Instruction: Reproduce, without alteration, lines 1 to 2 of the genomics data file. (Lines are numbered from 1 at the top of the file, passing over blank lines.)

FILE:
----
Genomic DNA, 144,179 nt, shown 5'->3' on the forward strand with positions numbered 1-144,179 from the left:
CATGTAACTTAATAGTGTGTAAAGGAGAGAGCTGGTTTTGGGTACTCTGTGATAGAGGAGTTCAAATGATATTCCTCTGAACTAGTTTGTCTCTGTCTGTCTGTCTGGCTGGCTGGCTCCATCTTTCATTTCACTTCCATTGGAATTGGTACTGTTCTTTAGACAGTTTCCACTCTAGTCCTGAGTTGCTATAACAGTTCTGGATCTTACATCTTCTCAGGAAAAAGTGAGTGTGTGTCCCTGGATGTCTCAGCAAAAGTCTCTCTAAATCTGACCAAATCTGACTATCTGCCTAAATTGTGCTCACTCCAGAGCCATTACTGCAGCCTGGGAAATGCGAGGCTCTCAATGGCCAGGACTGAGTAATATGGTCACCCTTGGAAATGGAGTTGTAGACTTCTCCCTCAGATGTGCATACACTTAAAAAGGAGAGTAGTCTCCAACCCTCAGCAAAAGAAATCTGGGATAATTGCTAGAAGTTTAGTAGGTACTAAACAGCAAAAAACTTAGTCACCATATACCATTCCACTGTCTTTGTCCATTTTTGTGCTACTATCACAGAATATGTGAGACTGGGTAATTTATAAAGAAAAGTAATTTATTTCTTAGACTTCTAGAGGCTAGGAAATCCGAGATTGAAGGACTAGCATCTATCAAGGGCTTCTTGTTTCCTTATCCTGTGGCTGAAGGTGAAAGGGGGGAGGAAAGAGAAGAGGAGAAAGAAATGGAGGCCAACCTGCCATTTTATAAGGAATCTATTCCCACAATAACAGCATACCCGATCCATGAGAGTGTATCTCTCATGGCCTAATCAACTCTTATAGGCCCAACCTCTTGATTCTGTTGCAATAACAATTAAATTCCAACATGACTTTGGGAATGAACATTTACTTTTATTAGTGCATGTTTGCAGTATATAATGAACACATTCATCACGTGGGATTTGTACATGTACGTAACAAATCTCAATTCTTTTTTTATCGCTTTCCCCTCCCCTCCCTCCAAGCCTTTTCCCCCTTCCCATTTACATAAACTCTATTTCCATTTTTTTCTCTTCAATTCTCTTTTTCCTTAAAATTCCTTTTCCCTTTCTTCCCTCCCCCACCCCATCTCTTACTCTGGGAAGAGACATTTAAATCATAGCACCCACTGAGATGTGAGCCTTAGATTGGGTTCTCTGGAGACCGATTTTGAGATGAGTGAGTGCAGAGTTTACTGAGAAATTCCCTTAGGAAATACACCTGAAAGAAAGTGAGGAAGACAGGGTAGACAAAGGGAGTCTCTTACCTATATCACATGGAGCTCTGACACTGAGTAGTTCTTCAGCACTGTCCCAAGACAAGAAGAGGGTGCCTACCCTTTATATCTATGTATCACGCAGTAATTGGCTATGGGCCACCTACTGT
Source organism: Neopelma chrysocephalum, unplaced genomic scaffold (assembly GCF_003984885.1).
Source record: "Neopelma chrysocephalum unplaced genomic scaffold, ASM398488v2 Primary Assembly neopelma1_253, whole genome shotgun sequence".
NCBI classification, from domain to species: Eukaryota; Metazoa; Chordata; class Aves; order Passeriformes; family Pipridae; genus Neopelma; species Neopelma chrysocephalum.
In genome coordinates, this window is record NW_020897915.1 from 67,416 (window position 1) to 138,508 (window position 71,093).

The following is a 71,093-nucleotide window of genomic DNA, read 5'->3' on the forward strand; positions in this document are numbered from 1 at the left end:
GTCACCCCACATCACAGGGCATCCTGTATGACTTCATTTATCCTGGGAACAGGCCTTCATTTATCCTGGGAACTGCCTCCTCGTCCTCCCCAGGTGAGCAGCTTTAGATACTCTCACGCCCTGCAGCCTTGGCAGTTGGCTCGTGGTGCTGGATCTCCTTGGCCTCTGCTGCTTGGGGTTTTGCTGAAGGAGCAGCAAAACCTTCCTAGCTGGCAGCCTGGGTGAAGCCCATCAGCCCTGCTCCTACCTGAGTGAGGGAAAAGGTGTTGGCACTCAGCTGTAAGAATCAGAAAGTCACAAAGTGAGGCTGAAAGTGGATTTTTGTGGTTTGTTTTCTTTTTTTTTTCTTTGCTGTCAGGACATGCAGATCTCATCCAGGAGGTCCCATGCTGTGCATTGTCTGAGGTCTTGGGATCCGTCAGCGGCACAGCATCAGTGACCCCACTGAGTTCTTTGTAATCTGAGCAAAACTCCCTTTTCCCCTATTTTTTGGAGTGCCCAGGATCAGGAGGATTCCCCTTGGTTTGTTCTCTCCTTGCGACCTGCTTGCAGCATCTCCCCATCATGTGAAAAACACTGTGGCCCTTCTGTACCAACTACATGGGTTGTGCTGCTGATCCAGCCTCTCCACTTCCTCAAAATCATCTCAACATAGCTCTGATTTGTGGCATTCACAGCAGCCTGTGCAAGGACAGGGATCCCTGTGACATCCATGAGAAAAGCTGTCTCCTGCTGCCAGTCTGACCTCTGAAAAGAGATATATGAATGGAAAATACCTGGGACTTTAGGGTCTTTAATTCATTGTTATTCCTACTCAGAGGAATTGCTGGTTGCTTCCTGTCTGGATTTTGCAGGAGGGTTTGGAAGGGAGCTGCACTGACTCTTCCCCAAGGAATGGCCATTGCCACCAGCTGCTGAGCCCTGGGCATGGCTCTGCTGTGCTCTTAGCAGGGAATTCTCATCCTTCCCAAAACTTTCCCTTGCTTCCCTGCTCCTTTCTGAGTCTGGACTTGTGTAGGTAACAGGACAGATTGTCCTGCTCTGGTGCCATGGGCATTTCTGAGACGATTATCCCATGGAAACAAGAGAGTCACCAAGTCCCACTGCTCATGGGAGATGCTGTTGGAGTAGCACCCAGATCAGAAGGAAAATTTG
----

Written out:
Genomic DNA, 144,179 nt, shown 5'->3' on the forward strand with positions numbered 1-144,179 from the left:
CATGTAACTTAATAGTGTGTAAAGGAGAGAGCTGGTTTTGGGTACTCTGTGATAGAGGAGTTCAAATGATATTCCTCTGAACTAGTTTGTCTCTGTCTGTCTGTCTGGCTGGCTGGCTCCATCTTTCATTTCACTTCCATTGGAATTGGTACTGTTCTTTAGACAGTTTCCACTCTAGTCCTGAGTTGCTATAACAGTTCTGGATCTTACATCTTCTCAGGAAAAAGTGAGTGTGTGTCCCTGGATGTCTCAGCAAAAGTCTCTCTAAATCTGACCAAATCTGACTATCTGCCTAAATTGTGCTCACTCCAGAGCCATTACTGCAGCCTGGGAAATGCGAGGCTCTCAATGGCCAGGACTGAGTAATATGGTCACCCTTGGAAATGGAGTTGTAGACTTCTCCCTCAGATGTGCATACACTTAAAAAGGAGAGTAGTCTCCAACCCTCAGCAAAAGAAATCTGGGATAATTGCTAGAAGTTTAGTAGGTACTAAACAGCAAAAAACTTAGTCACCATATACCATTCCACTGTCTTTGTCCATTTTTGTGCTACTATCACAGAATATGTGAGACTGGGTAATTTATAAAGAAAAGTAATTTATTTCTTAGACTTCTAGAGGCTAGGAAATCCGAGATTGAAGGACTAGCATCTATCAAGGGCTTCTTGTTTCCTTATCCTGTGGCTGAAGGTGAAAGGGGGGAGGAAAGAGAAGAGGAGAAAGAAATGGAGGCCAACCTGCCATTTTATAAGGAATCTATTCCCACAATAACAGCATACCCGATCCATGAGAGTGTATCTCTCATGGCCTAATCAACTCTTATAGGCCCAACCTCTTGATTCTGTTGCAATAACAATTAAATTCCAACATGACTTTGGGAATGAACATTTACTTTTATTAGTGCATGTTTGCAGTATATAATGAACACATTCATCACGTGGGATTTGTACATGTACGTAACAAATCTCAATTCTTTTTTTATCGCTTTCCCCTCCCCTCCCTCCAAGCCTTTTCCCCCTTCCCATTTACATAAACTCTATTTCCATTTTTTTCTCTTCAATTCTCTTTTTCCTTAAAATTCCTTTTCCCTTTCTTCCCTCCCCCACCCCATCTCTTACTCTGGGAAGAGACATTTAAATCATAGCACCCACTGAGATGTGAGCCTTAGATTGGGTTCTCTGGAGACCGATTTTGAGATGAGTGAGTGCAGAGTTTACTGAGAAATTCCCTTAGGAAATACACCTGAAAGAAAGTGAGGAAGACAGGGTAGACAAAGGGAGTCTCTTACCTATATCACATGGAGCTCTGACACTGAGTAGTTCTTCAGCACTGTCCCAAGACAAGAAGAGGGTGCCTACCCTTTATATCTATGTATCACGCAGTAATTGGCTATGGGCCACCTACTGT